A Small Business Guide to Collaborative CRM

Marketing, sales, and customer service teams must work together to increase revenue and lower costs. Learn how collaborative customer relationship management (CRM) software aids these efforts.

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Your customers are your most valuable resource, but how much do you really know about them? A transactional business perspective sees each sale as a standalone event, but client relationship management takes a longer view to build enduring bonds and consumer loyalty.

The best customer relationship management (CRM) software provides a centralized interface and database for external and internal stakeholder interactions.

We'll go over collaborative CRM systems that allow sales, marketing, and customer service to work together and case studies that demonstrate the benefits of CRM for your small business.

Overview: What is a collaborative CRM?

Multiple types of CRM systems exist, but the three main ones are operational, analytical, and collaborative. While operational CRM focuses on automating tasks and analytical CRM crunches performance data, collaborative CRM works to facilitate the customer experience.

Marketing, sales, and customer service used to work in their own information silos, but collaborative CRM tears down these walls. It uses interaction, channel, and document management to increase customer satisfaction and enhance your prospecting efforts to generate sales leads.

Functions of a collaborative CRM

Collaborative CRM has one overarching goal: creating a superior customer experience. The quality of the customer experience you provide before, during, and after sales is critical because bad service will drive up to 96% of customers to another company.

Interaction management

Each customer relationship management example used to start at ground zero: "How may I help you today?" Answering a question or solving a problem, however, might require talking to multiple help agents or departments.

Before collaborative CRM, the customer had to restate — frustratingly! — their situation each time they talked to someone new.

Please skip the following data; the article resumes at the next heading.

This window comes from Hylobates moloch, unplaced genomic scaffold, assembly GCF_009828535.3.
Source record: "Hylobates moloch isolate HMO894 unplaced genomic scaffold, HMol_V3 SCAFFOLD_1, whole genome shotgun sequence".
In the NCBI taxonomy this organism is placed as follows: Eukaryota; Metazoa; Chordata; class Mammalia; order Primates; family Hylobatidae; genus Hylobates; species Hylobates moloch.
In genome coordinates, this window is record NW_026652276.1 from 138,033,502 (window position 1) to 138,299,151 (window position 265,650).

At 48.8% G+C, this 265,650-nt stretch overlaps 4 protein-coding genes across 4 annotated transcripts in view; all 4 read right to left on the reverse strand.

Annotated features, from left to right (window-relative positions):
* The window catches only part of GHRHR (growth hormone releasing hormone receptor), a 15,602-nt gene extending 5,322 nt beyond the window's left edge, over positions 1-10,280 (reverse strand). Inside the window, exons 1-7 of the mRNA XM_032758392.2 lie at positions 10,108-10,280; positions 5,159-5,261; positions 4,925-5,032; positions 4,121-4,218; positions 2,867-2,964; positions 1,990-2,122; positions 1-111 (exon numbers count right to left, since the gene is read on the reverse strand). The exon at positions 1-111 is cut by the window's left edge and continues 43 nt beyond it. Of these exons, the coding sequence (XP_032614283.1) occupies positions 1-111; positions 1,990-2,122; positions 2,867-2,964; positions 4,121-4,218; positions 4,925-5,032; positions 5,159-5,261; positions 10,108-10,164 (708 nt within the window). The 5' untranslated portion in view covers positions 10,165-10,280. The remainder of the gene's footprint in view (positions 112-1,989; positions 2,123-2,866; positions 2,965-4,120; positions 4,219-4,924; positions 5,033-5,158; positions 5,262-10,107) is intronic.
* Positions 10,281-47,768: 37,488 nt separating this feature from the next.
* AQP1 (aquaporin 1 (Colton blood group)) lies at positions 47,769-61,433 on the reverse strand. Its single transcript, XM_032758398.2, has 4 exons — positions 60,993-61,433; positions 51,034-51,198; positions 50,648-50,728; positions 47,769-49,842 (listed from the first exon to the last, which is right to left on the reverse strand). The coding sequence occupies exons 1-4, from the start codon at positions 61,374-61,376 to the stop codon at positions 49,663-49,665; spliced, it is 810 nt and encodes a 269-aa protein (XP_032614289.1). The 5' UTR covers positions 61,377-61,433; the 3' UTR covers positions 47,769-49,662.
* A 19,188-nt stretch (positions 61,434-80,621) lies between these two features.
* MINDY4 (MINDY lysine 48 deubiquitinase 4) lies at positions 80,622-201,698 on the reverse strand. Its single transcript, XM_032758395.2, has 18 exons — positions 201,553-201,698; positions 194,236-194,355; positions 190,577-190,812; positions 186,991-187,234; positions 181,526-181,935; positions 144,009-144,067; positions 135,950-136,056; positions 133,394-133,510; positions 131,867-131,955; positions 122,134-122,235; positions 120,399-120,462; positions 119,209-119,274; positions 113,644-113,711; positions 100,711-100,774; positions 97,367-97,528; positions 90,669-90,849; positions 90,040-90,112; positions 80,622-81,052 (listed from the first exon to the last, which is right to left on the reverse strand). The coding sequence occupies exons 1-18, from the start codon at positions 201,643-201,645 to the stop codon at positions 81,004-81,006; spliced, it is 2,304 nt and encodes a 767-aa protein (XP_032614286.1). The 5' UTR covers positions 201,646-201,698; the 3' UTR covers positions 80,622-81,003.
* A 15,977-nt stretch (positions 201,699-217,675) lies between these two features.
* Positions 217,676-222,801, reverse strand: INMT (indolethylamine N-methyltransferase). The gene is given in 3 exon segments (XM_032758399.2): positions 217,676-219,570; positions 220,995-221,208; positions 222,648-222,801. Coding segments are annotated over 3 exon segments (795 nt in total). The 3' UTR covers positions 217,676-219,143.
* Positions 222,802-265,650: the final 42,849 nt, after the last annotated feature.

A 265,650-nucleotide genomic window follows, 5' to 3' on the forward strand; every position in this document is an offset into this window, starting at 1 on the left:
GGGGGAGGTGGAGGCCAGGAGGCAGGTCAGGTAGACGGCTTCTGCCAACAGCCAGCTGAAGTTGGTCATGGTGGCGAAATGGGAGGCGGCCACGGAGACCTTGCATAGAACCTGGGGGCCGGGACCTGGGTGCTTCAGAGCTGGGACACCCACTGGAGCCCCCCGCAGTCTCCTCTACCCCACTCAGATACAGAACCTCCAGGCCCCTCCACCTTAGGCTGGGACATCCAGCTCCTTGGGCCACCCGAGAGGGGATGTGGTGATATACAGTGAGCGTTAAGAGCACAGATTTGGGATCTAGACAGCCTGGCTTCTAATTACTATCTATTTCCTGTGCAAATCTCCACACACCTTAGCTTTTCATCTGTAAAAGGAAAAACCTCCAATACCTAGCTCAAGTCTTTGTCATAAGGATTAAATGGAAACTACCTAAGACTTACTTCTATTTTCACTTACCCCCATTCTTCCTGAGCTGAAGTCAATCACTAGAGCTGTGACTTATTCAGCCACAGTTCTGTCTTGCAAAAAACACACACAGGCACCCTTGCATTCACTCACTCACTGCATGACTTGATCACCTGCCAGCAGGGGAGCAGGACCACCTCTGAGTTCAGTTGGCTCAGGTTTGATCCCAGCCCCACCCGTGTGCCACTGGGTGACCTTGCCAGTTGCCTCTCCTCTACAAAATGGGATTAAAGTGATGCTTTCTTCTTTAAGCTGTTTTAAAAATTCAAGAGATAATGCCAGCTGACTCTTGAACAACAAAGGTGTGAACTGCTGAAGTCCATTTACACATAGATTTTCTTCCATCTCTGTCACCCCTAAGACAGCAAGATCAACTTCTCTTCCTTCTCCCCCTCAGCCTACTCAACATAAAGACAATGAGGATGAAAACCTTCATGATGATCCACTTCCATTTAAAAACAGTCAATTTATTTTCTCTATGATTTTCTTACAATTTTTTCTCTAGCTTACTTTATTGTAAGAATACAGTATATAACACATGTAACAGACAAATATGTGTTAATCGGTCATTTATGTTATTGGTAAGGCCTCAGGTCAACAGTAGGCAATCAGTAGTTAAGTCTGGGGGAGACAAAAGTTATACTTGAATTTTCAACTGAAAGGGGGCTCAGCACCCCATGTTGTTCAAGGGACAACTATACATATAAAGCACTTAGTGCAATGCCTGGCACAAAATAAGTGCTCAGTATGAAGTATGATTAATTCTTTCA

Help Scout CRM uses a shared conversation interface so multiple agents can talk to customers and speak privately with each other to answer questions and solve problems.

In the screenshot below, a list of ongoing chats is in the left pane, the current chat in the center pane has the customer comments on the left and help agents — including a private message between them — on the right, and more customer info such as links to previous conversations in the right pane.

The Help Scout interface uses multiple content panes to list all current conversations, an individual conversation, and more.

Interaction management allows multiple agents to contribute to the same customer conversation. Source: Help Scout.

Another Help Scout feature is collision detection: real-time alerts when multiple agents are viewing or replying to the same conversation. This prevents any confusion or communicating at cross-purposes during lead nurturing and other lead management activities.

Channel management

In the past, your customers had to use your preferred communication channels; superior customer service in today's business environment requires using their choice of methods to talk.

Collaborative CRM employs an integrated communications dashboard to manage multiple channels such as chat, email, text, phone, or social media.

Like Help Scout, the HubSpot CRM dashboard has content panes for current conservations, an individual conversation, and expanded customer information.

The key element in the screenshot below is the left-hand menu, which lets agents move between multiple communication channels, including live chat, email, texts, Facebook, and Twitter.

HubSpot's CRM interface includes a left-hand menu that allows agents to switch between different communication channels.

Use the communication channels your customers prefer. Source: HubSpot.

While the same customer may use different channels at different times — perhaps they asked a question in a live chat that you answered via email — these messages are aggregated in a single customer record.

Whether it's a marketing, sales, or service employee who opens a customer account, they'll access the same information and communications history.

Document management

Beyond customer communications, document management includes customer records such as proposals, contracts, and service level agreements (SLAs). It also folds in technical and other support documentation, which help create customer self-service portals.

Increasingly more users want self-service options including knowledge bases, troubleshooting guides, and FAQs. Knowledge bases supply approved, uniform information and are easily updated as changes occur.

Agents can then spend more time on customer interactions requiring human intervention instead of repeatedly answering the same low-level questions.